Method To My Madness

meThere is a rhythm to writing, it often seems. It’s probably different for every writer, but I thought today I’d pontificate about my own craziness. And it is crazy, if you think about it too much. What kind of person spends most of their time having imaginary conversations with people they’ve invented? What kind of lunatic devotes hundreds or thousands of hours to describing the troubles and doings of their imaginary playmates? A writer or a crazy person. Sometimes, especially before you get thart big break and sell the first book, you find yourself wondering if there is any difference between the two. I know I do. A lot.

I wake up each morning around 5:30. Not because I want to. Ask any lunatic writer.  They’ll tell you: they write not because they want to, but because they need to. Because they have to.

It takes me only a few minutes to prepare breakfast. I can’t write on an empty stomach. It’s too distracting. I hate distractions. Getting into the right zone to do creative writing is something that usually takes at least a few minutes to do. All you have to do to keep the writer in your family from accomplishing anything is to interrupt them every ten minutes or so. Be prepared for some angry words if you try this. They need to write.

After I eat and gobble some supplements, multivitamins(feed your brain!), CoQ10 to keep my mitochondria humming, PQQ to help me make more mitochondria to replace the ones going defunct in my aging cells, and krill oil to get the tocotrienols left out of multivitamins, I check my email so I won’t be tempted to stop and do it while I’m writing. After that I might do a little World of Warcraft to get my fantasy muscles loosened up. Then it’s time to write.

I often try to plan ahead. My chapters tend to be short, but I try to do a little outlining. Not much, because I often find my characters do things I didn’t expect, the rascals. I usually stick to a a chapter number, title and a one or two sentence summary of what I think will happen in that chapter. Then I do the next one. I try to be a few chapters ahead in this planning.

I know some authors outline their entire books in advance to have a detailed plan to follow. I’ve found that if I want the writing to surprise the reader, I usually have to let it surprise me. My stories are character driven, and often it feels as if these imaginary people are writing the book, not me. Creepy, but it works for me.

Sometimes it’s hard to keep a favorite character from taking over the book. I try to prevent that by writing from multiple viewpoints, one per chapter. Sometimes this makes it hard to decide whose viewpoint to use when two or more of them are interacting in a chapter, because I’m making an effort to avoid head-hopping, the error of showing how every person in a scene is thinking. That can annoy readers, because unless the viewpoints are really easy to tell apart, a reader can get confused as to which head they are in. So for each chapter, only one character can let you into their head and hear their thoughts. All of the others have to show you their reactions with lifted eyebrows, angry body language, sighs, and so on. Only the main character for that chapter can show you their interior dialogue. The first book I ever wrote had a lot of head-hopping, too much omniscient viewpoint shifting, and a kind agent let me know that sort of thing doesn’t fly and gets you rejected really fast. So now I avoid it.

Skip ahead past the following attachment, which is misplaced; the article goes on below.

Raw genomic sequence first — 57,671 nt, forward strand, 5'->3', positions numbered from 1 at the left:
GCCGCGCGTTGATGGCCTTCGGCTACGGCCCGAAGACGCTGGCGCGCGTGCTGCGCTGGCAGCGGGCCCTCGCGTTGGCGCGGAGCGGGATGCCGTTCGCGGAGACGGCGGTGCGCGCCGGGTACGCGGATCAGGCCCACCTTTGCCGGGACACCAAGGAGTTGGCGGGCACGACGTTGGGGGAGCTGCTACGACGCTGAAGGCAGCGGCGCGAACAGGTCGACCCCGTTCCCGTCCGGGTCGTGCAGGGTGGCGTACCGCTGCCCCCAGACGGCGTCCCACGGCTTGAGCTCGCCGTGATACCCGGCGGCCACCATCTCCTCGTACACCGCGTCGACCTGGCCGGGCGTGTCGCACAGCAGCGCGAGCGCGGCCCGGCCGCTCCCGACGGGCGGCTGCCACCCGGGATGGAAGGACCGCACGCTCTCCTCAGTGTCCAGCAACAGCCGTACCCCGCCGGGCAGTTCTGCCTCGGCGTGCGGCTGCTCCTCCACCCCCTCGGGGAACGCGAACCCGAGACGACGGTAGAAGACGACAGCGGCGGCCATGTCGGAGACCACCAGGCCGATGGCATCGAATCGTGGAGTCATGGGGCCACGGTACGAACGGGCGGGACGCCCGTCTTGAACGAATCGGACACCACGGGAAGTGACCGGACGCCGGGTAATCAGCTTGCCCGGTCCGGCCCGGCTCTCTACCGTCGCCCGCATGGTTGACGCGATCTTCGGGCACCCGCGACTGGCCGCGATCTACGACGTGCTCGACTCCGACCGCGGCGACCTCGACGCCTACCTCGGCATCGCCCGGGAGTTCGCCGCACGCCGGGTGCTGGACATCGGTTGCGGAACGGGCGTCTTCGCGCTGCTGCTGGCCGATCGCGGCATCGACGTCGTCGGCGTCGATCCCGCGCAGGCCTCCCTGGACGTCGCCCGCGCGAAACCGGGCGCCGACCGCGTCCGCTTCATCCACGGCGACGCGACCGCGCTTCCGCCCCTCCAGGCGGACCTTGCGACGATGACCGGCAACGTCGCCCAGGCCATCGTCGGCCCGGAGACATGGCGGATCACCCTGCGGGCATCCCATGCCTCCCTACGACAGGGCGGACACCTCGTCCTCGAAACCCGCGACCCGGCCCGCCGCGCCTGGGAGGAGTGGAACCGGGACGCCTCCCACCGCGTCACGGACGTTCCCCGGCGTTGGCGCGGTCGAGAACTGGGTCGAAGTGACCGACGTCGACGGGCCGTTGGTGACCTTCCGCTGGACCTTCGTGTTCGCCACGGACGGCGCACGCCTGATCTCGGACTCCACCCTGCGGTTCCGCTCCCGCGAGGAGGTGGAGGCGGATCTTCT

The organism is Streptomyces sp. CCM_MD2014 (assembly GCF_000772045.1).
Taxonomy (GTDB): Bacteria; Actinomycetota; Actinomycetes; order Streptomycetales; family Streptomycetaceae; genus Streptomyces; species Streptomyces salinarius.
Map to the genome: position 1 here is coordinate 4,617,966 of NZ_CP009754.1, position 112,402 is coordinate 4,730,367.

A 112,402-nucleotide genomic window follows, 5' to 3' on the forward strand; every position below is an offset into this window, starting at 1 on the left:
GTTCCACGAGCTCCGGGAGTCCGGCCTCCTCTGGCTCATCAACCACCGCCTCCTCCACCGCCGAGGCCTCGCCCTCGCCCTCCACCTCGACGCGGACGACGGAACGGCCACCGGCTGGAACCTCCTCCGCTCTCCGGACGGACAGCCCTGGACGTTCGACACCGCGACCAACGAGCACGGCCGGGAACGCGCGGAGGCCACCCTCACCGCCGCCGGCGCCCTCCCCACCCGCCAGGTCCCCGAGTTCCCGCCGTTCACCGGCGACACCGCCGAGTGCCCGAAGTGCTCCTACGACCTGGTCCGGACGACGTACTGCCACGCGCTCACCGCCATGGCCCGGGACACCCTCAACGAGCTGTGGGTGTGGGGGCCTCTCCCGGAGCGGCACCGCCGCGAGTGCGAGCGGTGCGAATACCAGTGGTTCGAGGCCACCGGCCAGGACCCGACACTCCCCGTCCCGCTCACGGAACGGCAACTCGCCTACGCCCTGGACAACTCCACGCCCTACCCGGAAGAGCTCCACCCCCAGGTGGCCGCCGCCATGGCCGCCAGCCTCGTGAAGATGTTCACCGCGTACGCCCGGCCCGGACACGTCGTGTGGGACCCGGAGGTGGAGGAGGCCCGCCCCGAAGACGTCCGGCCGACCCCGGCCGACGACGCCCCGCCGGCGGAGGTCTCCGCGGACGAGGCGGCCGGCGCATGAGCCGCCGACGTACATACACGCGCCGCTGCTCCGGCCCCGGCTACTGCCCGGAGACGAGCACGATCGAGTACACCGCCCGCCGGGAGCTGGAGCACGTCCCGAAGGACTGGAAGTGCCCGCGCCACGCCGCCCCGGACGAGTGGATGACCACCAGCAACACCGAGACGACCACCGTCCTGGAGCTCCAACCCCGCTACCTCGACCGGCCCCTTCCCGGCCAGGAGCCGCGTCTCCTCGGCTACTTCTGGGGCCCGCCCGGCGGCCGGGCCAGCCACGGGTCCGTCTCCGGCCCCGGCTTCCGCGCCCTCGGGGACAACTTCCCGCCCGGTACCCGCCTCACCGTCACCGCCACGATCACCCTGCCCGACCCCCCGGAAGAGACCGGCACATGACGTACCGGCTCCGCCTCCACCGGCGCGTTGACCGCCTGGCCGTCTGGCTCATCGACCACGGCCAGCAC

As often as I can, I read entire chapters out loud to my brother James. I do this for two reasons. The first is because he often has excellent suggestions for plot twists or potential scenes. The second reason is because we all automatically correct our mistakes in our heads when we read our own written words silently. For some reason, this happens a lot less when you read out loud, so I do it to find those typos, wrong tenses, doubled words and the like that have slipped in when I was spewing my thoughts onto the computer screen.

Long after a chapter is written, I go back to it for the “tightening-up”.  I tend to be a verbose person, and a lifetime of explaining myself to people has given me the habit of overstating things. I find I can usually spot paragraphs with an extra sentence or two in them when I re-read a chapter a while after it is written. You have to wait a while first, because often when your composition is fresh it still might seem perfect when of course it is not. Nothing is perfect in this imperfect world, and you can usually find a more succinct way to phrase a thought.


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